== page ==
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What to Know About the Line 5 Shutdown

On Friday, Nov. 13, Governor Gretchen Whitmer announced to Enbridge energy delivery company that they have until May 2021 to shut down Line 5, a major oil pipeline running through the state of Michigan and into Canada that has been of concern to many due to its running under the environmentally sensitive Straits of Mackinac. The State of Michigan revoked the 1953 easement which allowed the existence of the pipeline, arguing that the easement should never have been granted in the first place. Specifically, the state argued that the pipeline violated the public trust doctrine, which requires that Michigan waterways be navigable for public use including fishing and boating. It was argued that the pipeline is vulnerable to damage from boat anchors and other dangers as the pipeline sits exposed under the straits, leaving room for a potential oil spill.

Enbridge has maintained their claim that the pipeline does not present a real danger to its surroundings, and, on Tuesday, Nov. 24, filed a federal lawsuit against the state of Michigan. Enbridge argues that the state is overstepping its bounds, noting that it is the federal government, not the state, that conducts oversight of the pipeline. In addition to its own case, Enbridge hopes to move Michigan Attorney General Dana Nessel’s lawsuit against the company from state to federal court.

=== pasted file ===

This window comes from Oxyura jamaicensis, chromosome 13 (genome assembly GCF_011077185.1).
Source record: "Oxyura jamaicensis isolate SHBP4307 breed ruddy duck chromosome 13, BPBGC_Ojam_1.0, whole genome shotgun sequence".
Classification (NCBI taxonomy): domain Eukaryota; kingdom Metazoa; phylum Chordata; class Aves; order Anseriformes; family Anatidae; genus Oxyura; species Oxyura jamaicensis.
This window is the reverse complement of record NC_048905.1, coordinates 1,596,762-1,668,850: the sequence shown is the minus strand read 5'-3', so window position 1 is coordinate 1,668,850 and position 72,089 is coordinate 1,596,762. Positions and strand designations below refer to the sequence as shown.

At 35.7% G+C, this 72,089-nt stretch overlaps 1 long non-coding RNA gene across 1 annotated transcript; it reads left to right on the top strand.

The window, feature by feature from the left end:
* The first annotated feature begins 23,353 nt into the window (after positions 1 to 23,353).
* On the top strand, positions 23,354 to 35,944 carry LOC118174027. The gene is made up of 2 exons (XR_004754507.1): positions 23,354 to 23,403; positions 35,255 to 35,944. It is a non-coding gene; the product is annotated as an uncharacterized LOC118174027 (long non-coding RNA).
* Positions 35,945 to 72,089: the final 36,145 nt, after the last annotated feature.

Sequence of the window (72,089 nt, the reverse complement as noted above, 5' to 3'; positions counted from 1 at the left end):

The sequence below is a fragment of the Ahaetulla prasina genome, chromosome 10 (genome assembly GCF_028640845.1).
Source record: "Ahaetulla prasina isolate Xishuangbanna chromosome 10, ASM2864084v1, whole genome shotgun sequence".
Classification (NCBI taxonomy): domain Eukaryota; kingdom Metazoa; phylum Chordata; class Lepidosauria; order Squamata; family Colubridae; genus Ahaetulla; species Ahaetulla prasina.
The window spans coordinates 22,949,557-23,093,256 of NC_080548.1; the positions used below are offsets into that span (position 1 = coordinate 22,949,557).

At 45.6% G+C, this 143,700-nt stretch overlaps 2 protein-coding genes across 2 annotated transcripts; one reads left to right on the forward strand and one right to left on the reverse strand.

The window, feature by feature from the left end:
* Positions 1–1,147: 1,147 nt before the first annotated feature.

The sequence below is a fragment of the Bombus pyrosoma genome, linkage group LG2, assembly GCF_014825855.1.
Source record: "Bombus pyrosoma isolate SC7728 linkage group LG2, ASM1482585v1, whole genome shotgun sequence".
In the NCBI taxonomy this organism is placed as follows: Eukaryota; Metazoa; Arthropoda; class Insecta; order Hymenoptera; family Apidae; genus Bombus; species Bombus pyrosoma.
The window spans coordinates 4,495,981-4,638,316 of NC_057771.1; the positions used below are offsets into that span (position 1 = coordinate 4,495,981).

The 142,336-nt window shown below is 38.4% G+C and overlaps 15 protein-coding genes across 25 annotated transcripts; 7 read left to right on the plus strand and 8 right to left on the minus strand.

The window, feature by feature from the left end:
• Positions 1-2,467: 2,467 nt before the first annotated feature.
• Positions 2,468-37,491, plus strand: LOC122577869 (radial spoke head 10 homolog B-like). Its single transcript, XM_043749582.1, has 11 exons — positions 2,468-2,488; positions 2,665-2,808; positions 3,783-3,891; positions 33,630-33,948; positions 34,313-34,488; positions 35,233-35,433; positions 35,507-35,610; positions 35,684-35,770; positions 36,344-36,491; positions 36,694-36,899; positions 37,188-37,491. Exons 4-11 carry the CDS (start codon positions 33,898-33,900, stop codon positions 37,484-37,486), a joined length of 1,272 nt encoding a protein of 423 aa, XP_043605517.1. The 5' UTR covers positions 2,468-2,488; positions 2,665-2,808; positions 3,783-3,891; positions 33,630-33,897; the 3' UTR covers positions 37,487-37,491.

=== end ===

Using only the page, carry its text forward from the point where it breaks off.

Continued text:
While the pipeline is opposed by environmental activists, tourist businesses, and native tribes of the region, the company and Line 5 supporters maintain that the pipeline is of too great of economic importance to its surrounding areas to be shut down, and that it does not present an environmental threat. The issue is an international one, with Ontario minister of Energy, Northern Development and Mines Greg Rickford opposing the shutdown.

As of now, it is unclear whether or not the state of Michigan has the authority to shut down the pipeline, with both groups agreeing that a lengthy legal battle is almost certain.

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